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FOPC Year 2 and 3 > Primary health care team > Flashcards

Flashcards in Primary health care team Deck (49)
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1

Where did GPs originally work?

In the 1940s GPs worked from their own homes

2

What is the role of GPs?

- Primary healthcare providers
- Gatekeepers to secondary healthcare

3

Who forms the primary healthcare team?

- GP partners
- GP assistants and other salaried doctors
- GP registrars
- Practice nurse
- Practice managers
- Receptionists
- Community nurses
- Midwives
- Health visitors
- Nurse practitioners

4

What is the role of a GP partner?

- GPs are also the first point of contact for most patients.

- GPs provide a complete spectrum of care within the local community: dealing with problems that often combine physical, psychological and social components

5

Whos responosihbilty is it to employ staff in a GP practice ?

GP partners

6

Whos responsibility is it to provide adequate premises for a GP practice?

GP partners

7

What give GP partners so much independence?

Most GPs are independent contractors to the NHS

8

What is the role of the practice nurse?

They might be involved in most aspects of patient care including:
- Obtaining blood samples
- ECGs
- Minor and complex wound management including leg ulcers
- Travel health advice and vaccinations
- Child immunisations and advice
- Family planning & women’s health including cervical smears
- Men’s health screening
- Sexual health services
- Smoking cessation.


- General practice nurses may also have direct supervision of healthcare assistants at the practice.

9

What is the role of District nurse?

- They visit people in their own homes or in residential care homes, providing increasingly complex care for patients and supporting family members.

- District nurses also have a teaching and support role for patients or their families

- Keeping hospital admissions and readmissions to a minimum and ensuring that patients can return to their own homes as soon as possible.

- Assess the healthcare needs of patients and families, monitor the quality of care they're receiving and are professionally accountable for delivery of care.

10

What is the role of midwives?

- Midwives provide care during all stages of pregnancy, labour and the early postnatal period.

11

Where do midwives work?

- Many midwives now work in the community, providing services in women's homes, local clinics, children's centres and GP surgeries.

- There is the option to be hospital based, where there are opportunities for midwives to work on antenatal, labour and postnatal wards and neonatal units.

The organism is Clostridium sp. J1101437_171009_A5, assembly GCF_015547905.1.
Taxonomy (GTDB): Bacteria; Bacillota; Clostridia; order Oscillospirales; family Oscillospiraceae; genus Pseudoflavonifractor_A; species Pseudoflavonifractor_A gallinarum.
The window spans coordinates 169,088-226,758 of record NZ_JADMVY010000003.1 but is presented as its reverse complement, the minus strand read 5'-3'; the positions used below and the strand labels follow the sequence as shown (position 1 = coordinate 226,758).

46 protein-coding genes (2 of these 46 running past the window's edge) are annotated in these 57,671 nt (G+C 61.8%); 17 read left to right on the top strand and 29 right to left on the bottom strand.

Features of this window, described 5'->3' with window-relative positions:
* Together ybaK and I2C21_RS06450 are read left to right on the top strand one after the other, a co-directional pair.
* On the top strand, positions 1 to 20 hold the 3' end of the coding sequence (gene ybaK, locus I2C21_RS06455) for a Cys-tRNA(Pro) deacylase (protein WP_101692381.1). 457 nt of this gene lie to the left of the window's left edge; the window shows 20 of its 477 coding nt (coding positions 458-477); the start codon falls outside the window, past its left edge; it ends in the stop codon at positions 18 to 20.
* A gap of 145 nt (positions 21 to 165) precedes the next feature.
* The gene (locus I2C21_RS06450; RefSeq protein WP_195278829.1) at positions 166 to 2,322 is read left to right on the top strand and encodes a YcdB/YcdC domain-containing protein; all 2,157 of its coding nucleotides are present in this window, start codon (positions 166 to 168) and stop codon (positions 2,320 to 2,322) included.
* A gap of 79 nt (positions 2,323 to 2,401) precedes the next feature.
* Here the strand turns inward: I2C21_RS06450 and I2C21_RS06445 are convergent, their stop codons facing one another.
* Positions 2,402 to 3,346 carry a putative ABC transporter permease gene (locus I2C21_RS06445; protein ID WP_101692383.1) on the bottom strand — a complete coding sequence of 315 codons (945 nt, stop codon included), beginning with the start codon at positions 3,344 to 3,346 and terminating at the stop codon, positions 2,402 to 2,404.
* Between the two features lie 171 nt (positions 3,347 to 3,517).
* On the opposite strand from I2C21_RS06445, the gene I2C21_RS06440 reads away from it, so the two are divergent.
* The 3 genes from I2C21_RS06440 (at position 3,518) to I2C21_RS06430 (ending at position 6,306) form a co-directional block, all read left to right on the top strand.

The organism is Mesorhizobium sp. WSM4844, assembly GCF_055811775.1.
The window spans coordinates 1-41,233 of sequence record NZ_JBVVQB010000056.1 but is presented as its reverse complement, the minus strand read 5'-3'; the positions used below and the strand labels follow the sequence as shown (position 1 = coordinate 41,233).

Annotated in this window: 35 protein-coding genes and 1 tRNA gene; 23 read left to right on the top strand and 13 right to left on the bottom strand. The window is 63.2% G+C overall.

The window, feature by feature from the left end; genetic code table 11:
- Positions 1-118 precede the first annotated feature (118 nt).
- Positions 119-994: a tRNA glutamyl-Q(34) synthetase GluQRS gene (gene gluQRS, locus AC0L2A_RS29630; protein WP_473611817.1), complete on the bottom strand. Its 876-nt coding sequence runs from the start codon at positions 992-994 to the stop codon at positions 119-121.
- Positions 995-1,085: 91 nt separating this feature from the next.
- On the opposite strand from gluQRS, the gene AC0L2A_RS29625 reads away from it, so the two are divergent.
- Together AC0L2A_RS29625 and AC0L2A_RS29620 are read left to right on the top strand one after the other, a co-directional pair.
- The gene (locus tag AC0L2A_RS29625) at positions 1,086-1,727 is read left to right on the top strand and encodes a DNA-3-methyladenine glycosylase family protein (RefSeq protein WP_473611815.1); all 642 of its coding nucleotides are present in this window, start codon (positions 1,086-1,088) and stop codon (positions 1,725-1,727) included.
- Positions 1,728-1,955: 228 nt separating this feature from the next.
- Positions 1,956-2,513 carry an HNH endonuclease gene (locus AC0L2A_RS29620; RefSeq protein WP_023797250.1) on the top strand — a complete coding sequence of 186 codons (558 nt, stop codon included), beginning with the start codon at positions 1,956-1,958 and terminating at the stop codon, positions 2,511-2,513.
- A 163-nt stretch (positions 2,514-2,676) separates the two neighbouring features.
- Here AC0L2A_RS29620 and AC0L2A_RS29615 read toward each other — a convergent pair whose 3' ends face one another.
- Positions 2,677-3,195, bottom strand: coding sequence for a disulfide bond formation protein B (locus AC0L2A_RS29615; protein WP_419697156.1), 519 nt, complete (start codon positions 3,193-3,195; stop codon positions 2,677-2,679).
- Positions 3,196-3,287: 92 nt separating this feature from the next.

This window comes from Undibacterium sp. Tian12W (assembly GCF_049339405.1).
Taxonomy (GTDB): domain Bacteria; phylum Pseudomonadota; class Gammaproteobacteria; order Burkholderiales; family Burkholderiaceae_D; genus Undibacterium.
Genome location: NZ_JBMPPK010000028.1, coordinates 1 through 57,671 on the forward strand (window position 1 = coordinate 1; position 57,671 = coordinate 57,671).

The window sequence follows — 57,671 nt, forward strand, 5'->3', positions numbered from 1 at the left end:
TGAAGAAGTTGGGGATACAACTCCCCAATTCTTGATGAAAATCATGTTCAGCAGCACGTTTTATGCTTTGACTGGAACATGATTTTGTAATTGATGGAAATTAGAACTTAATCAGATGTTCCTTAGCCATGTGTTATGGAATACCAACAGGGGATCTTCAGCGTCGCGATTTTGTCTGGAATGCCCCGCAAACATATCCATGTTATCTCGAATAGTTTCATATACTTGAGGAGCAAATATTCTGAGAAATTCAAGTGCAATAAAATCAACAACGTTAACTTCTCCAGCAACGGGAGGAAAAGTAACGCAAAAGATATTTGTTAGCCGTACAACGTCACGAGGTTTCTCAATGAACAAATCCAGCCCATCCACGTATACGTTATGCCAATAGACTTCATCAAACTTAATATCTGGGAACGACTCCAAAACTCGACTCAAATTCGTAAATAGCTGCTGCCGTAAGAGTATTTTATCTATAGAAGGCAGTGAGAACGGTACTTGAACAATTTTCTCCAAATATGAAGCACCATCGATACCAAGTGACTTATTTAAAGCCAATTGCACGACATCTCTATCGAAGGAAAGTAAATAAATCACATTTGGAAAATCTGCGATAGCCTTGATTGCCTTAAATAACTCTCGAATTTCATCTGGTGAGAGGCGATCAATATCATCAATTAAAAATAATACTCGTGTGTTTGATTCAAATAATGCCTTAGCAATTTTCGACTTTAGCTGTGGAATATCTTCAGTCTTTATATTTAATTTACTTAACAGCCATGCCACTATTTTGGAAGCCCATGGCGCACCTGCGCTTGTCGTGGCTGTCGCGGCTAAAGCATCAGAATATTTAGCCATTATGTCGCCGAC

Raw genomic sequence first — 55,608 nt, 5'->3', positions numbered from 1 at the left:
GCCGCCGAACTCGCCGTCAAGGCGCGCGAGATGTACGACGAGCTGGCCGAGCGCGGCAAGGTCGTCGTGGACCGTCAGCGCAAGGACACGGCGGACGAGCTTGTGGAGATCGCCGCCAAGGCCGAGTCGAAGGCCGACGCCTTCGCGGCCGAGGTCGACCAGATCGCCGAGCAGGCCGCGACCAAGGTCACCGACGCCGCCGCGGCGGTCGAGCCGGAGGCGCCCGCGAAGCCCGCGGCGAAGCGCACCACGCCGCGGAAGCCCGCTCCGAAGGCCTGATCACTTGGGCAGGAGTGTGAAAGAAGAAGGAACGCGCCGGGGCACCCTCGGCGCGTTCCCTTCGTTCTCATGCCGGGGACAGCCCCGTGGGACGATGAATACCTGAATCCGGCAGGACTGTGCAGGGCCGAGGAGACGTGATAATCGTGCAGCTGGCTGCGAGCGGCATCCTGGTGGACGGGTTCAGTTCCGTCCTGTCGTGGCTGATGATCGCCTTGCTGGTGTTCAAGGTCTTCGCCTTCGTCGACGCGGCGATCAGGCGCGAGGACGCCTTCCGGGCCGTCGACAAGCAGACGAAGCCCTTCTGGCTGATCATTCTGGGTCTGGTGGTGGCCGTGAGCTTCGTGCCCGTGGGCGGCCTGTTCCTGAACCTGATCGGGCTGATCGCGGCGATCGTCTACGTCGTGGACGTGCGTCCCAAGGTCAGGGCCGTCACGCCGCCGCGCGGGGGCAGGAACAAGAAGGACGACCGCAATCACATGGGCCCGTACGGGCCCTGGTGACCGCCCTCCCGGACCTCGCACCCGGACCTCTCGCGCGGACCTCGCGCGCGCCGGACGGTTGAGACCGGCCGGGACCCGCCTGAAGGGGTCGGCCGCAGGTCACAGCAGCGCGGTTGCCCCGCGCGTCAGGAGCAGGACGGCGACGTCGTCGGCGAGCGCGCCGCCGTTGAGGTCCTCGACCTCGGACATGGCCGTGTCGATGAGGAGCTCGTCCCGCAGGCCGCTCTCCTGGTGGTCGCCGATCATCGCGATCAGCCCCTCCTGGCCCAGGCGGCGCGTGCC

12

What is the role of a health visitor?

Lead and deliver child and family health services (pregnancy through to 5 years) supporting and educating families.


Provide ongoing additional services for vulnerable children and families


Contribute to multidisciplinary services in safeguarding and protecting children

They also provide leadership to the child services team.

Retain the overview of the health and well-being of children and families in your area

13

In terms of Leading and delivering child and family health services what may a health visitor provide?

Common tasks include:
- Offering parenting support and advice on family health and minor illnesses

- New birth visits which include advice on feeding, weaning and dental health

- Physical and developmental checks

- Providing families with specific support on subjects such as post natal depression.

14

In terms of Providing ongoing additional services for vulnerable children and families what may a health visitor provide?

The type of support can include:
- Referring families to specialists, such as speech and language therapists

- Arranging access to support groups

- Organising practical support - for example working with a nursery nurse on the importance of play.

15

In terms of Contributing to multidisciplinary services in safeguarding and protecting children what may a health visitor provide?

- Trained in recognising the risk factors, triggers of concern, and signs of abuse and neglect in children. They also know what needs to be done to protect them.

- First to recognise where actions need to be taken place to protect a child.

- Maintain contact with families while formal safeguarding arrangements are put into place. This ensures families receive the best possible support during this time

- They are sometimes called upon to appear in court to explain the action taken.

16